- Published: Friday, 09 December 2016 01:31
Diesel-powered BMWs are beginning to catch on, but only with smaller cars. Can this new X5 change that?
SINGAPORE — Before we consider the BMW X5 xDrive25d and its diesel engine, a moment to remember poor Rudolf Diesel, who was murdered by agents of the oil industry. That’s my theory, anyway.
The official version is that he simply vanished one night during a ferry crossing, either falling or leaping overboard. But Diesel designed the engine that bears his name to run on peanut oil, and having invented a biofuel alternative to petrol in the early days of the automobile era, he probably wasn’t popular with Big Oil execs.
Diesel engines didn’t perish with their creator, of course, but perhaps that’s because the industry came up with a way to distill a fuel from crude that could run on them. Thus, diesel fuel was born after the diesel engine, and after decades of steady refinement for both of them we have this X5.
Its 2.0-litre turbodiesel is as good as it gets, busting out 231hp at just 4,400rpm. That’s serious clout, and it comes with a 500N slug of torque between 1,500 and 3,000rpm.
The X5 is a big, heavy car, so even with all that grunt it’s never going to feel like a hot hatch, but boy the the diesel engine moves it along smartly. Despite the engine’s small size the BMW picks up speed like an elephant with its tail on fire. Overall it just feels like BMW snuck an extra litre of engine under the bonnet.
Mind you, the strong acceleration doesn’t last long before the eight-speed auto has to change up. There’s not much added oomph when you rev the engine hard, so the X5 is most at home in urban traffic. That suits the car anyway, because it doesn’t have a sportcar’s handling.
Even with the optional M Sport suspension fitted, our test car didn’t feel particularly sharp or eager to change direction. We’d skip the option ourselves, and enjoy a smoother ride over bumps in the process. Who buys a seven-seat Sports Utility Vehicle to throw into bends?
It does make you wonder whether the xDrive35i model, with its 3.0-litre petrol engine, is now obsolete. About the only reason to choose that is if you want the high-rev performance (pointless, given the handling) or the stirring howl of a six-cylinder engine.
That latter feature is a hell of a thing to pay an extra $32,000 for, mind you. And anyway the diesel X5 doesn’t sound bad. It has an obviously different voice from the petrol model, but it’s not offensive unless you’re the closed-minded sort.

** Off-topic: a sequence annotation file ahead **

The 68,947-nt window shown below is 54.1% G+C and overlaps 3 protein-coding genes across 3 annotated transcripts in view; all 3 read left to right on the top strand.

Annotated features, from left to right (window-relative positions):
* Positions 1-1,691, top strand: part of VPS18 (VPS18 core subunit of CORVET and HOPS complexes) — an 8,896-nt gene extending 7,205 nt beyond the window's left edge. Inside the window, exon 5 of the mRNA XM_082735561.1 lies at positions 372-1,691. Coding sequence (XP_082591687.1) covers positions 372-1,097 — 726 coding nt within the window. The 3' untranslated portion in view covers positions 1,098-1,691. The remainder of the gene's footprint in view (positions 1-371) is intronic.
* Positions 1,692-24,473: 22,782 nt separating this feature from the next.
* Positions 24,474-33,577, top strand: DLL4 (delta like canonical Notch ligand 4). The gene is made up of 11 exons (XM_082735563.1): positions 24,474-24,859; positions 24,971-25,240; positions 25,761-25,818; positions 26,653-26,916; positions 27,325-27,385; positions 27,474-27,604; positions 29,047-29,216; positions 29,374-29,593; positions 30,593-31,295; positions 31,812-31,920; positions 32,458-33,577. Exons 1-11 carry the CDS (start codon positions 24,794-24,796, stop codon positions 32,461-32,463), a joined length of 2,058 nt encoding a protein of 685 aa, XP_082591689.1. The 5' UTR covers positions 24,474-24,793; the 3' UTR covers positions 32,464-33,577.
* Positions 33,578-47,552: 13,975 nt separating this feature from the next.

Another reason to go diesel is to reap savings at the pumps, and sure enough the X5 xDrive25d is rated for a teetotaling 5.6L/100km. That’s about as optimistic as it gets, really, and translates to more than 17.8km per litre.
But after tiptoeing like an underwear thief and doing our best to avoid heavy traffic, the best we managed was 14.1km per litre. That’s still damn good, even if we have to say so ourselves, and anyone who’s used to feeding a petrol X5 would be purple with envy.
It’s enough to make the X5 xDrive25d our variant of choice, unless you do big miles in Malaysia where diesel quality is still iffy. Otherwise it’s cheaper to buy than the petrol, cheaper to run, and better to drive in town. It has the same spacious seven-seat body with the same clever fold-up third row chairs, and the same giant boot (575 litres, expandable to 1,870 litres).
It’d be a shame to disregard all that just because diesel engines haven’t taken off here yet, at least not in this end of the market. But BMW has found surprising success with diesels lately, thanks to the 116d and 216d models. Those have helped the brand put more than 1,500 diesels on the road here this year, which is more than a dozen times the figure that dealer Performance Motors expected to sell.
For all that, diesel is beginning to get a bad rap overseas. The mayors of Paris, Madrid, Athens and Mexico City want to ban them altogether by 2025, and those of other major cities are bound to follow. The problem is that while petrol engines do more harm to the climate (because they emit more carbon dioxide), diesels do more harm to human health (thanks to other emissions).
If diesel really is a dead end, BMW is already hard at work on an electrification strategy; the brand has a petrol-electric plug-in hybrid version of the X5 set for launch in early 2017. But until then, this turbodiesel is the pick of the range.
And if BMW’s growing success with diesel engines here is anything to go by, unlike poor Rudolf they aren’t quite dead in the water yet.
NEED TO KNOW BMW X5 xDrive25d
Engine 1,995cc, inline 4, turbodiesel
Power 231hp at 4,400rpm
Torque 500Nm at 1,500 to 3,000rpm
Gearbox 8-speed auto
Top Speed 220km/h
Fuel efficiency 5.6L/100km
Price $322,800 with COE